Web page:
ADP Framework: Getting Started

This is the getting started guide for the Automated Data Provisioning (ADP) Framework using BIML, SSIS and SQL; Scroll to the bottom to see a growing list of detailed docs.

Much of the what is referred to like database names is configurable. However the code currently in the GitHub repo will work immediately without any extra tweaking. I recommend following this to the letter before attempting to reconfigure the framework just to build familiarity.

Recommended Tools

Visual Studio 2017 currently has no support for SSIS so we currently need installs for both 2015 and 2017 which is pain because they’re fairly hefty installs but necessary until Microsoft fully release SSDT for VS 2017.

Step 1 – Create Databases

 

Step 1

Step 2 – Build Semantic Weave

 

  • Open the semantic.weave solution in Visual Studio 2017
  • Review the connection string in SemanticInsight.Weave.dll.Config and ensure it points at your SSISDB
  • Rebuild the solution
  • Publish the SSISDB project to the SSISDB database; ensure the database deploys successfully and that the SemanticInsight schema tables and procs exist in the database – see images below
  • Navigate to the bin folder for the Semantic.Weave project and get the path since we’re going to need to reference it in our BIML scripts later e.g
C:\github\SemanticInsight.Weave\SemanticInsight.Weave\bin\Debug\SemanticInsight.Weave.dll

step 2

Step 2 a

Step 3 – Reconfigure

NOTE: The global file generally works with biml script without having to select it. Currently however, it has to be selected because we’re using to house our assembly reference in a single place.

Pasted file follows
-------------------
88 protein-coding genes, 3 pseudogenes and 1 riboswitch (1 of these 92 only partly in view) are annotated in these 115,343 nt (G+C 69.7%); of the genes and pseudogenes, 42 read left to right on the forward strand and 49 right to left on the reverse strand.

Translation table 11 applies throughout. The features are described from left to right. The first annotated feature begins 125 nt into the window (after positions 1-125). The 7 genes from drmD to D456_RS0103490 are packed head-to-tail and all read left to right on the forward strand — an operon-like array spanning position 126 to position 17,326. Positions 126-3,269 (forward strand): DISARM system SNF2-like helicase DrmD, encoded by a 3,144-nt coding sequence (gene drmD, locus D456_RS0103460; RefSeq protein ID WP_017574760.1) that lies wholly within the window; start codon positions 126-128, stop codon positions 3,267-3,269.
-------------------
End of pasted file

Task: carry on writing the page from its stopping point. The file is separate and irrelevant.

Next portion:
• Open the BIML solution in Visual Studio 2015
  • The “1 – ProjectConnections.biml” in both projects BIML ETL and BIML Utility contains the environment connections that will be used to create the DB connections. Open this file and review the connection strings to ensure they are correct for each database:
    • SSISDB
    • Stage
    • AdventureWorks
  • You’ll notice the connections also have annotation for GUID’s. This is so we can control and ensure the GUIDs are consistent when connections are created. If you want to generate new GUID’s this can be by simply running the following in SQL Server Management Studio
SELECT newid()

step 3

  • Now open the following “0 – Global.biml” and ensure the Assembly Name reference points to where the Semantic.Weave.dll is on your machine. See Step 2. Ensure to escape replace the backslashes in the path using double backslashes.

step3a

Step 4 – Scrape Adventure Works Meta Data

 

  • Press ctrl and select the following 2 files in the BIML Utility project in the order listed, right click and select “Generate SSIS Packages”. The order is important and they are named with a number to make it more intuitive:
    • 1 – ProjectConnections.biml
    • 2 – MetaDataScrape.SQLServer.ADWorks.biml
  • Execute the package called Sssidb_SqlServerScrape_AdventureWorksBI_AdventureWorks.dtsx that is created

step4a

The BIML script created a package and 2 project connections. This package does 2 things:

1. It executes the the stored procedure [semanticinsight].[configure_system_component]. This procedure populates the table [semanticinsight].[system_component] that defines the solution component architecture in a parent child structure. e.g. Source Databases, Stage Databases, etc. This procedure is an inflection point to building your own solution. Use this procedure to place logic to populate the component structure for your own solution.

select * from [semanticinsight].[system_component]

step4a